This Sunday is Mother's Day (in case you missed the memo) and it is a special day to me.  I really love to be with my mother on Mother's Day.  Often times it doesn't happen because of circumstances and schedules, since we live in different cities. However, this year I pleaded for us to find a way to be together for Mother's Day!  I want to focus on being the daughter and honor my mother rather than being the mother, wishing my kids were honoring me!



I have to say, when it comes to mothers, I have been very blessed to have a mother that is a remarkable woman.  There is much I could say about my mom, and I already have.  Her mark is on so many of my posts.  But since this is Mother's Day weekend and since this blog is foodie,  I think I will focus my list of accolades for my mother in this direction.  My mother taught me (and continues to teach me) so much.  Here are just a few pieces of her philosophy on life that relate to the kitchen:



  •  "When you are feeling sorry for yourself, you should go do something for someone else (rather than having a pity party)."  I think my cookie-making skills are due to the enormous number of times I have made cookies as the remedy to my self pity throughout my life.
  • "Let the children help in the kitchen when they are too young to be good help.  They will slow things down and make messes, but it pays off."  You are able to capture them when their interest for cooking is great and they will help in the kitchen when they ARE able to be helpful.
  • "Many hands make light work" is a phrase she often quotes, and her involving others in the kitchen tasks are evidence that she believes it.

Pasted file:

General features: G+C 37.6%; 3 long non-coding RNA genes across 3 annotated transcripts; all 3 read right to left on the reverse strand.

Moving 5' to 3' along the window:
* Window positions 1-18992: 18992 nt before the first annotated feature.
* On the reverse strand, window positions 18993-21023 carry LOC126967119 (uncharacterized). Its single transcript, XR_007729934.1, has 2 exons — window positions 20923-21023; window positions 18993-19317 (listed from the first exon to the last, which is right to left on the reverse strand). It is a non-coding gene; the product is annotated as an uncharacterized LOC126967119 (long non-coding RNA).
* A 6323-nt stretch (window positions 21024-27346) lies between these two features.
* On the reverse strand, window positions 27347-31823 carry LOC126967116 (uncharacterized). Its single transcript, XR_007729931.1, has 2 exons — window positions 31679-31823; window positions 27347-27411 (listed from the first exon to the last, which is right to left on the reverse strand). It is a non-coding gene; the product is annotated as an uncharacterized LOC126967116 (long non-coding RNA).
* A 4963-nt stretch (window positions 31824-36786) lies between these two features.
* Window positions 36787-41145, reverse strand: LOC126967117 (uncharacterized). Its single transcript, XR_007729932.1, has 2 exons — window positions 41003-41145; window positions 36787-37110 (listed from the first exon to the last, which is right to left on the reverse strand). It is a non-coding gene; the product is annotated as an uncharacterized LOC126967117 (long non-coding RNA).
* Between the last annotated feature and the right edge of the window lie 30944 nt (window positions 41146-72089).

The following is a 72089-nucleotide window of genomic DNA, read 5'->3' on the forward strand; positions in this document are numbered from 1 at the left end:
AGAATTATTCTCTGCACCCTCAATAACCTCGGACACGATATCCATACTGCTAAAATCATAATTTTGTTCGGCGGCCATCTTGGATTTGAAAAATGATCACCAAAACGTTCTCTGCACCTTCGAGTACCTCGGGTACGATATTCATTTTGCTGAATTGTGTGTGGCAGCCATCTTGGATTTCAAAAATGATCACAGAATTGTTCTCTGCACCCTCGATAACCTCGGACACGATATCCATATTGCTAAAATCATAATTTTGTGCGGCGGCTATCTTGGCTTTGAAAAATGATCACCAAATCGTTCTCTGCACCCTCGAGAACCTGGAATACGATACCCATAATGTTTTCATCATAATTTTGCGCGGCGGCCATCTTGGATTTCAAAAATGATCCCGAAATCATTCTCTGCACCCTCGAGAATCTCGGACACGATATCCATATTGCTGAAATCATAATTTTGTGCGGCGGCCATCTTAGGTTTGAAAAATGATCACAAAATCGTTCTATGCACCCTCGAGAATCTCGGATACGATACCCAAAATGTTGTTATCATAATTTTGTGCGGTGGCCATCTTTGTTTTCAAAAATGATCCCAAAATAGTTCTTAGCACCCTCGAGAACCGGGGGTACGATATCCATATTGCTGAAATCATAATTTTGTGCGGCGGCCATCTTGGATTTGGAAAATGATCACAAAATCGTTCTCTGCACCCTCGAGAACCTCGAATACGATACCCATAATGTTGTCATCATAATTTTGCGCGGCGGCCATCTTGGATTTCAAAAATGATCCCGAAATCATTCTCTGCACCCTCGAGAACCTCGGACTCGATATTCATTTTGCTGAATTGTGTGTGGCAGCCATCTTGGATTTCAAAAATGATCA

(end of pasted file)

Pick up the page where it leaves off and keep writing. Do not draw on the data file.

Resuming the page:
• "Haste makes waste" is another quote she often states to try to slow herself down in chaotic moments in the kitchen.
  • "When life gives you lemons make lemonade" or in mom's case: when life gives you a dry cake or broken cookies make a trifle. 
  • "There should always be a "brown dessert" if you are serving more than one dessert (she is a self-proclaimed chocoholic).
  • "Don't forget to entertain strangers, for some have entertained angels unaware (Hebrews 13:2)." For my mom, it seems as though no one is a stranger!
  •  If there is no dessert in the house, chocolate chips from the pantry can inspire some great treats (like in a spoon with peanut butter, or as a s'more in the microwave).

This is just a sample of the wisdom that rings in my mind as I am in the kitchen and beyond.

When trying to decide what recipes to share on this Mother's Day post, I decided to post 2 chocolate recipes.  I felt it was the proper tribute to my Chocolate-adoring mother.  The first is a classic of hers: Homemade Hot Fudge and the other is one that she and I have made together recently: Chocolate Bark.

Elaine's Hot Fudge 
1 stick butter
1 16 oz. can Hershey's syrup (2 cups)
1 can sweetened condensed milk
1 cup chocolate chips
a little milk to make the right thickness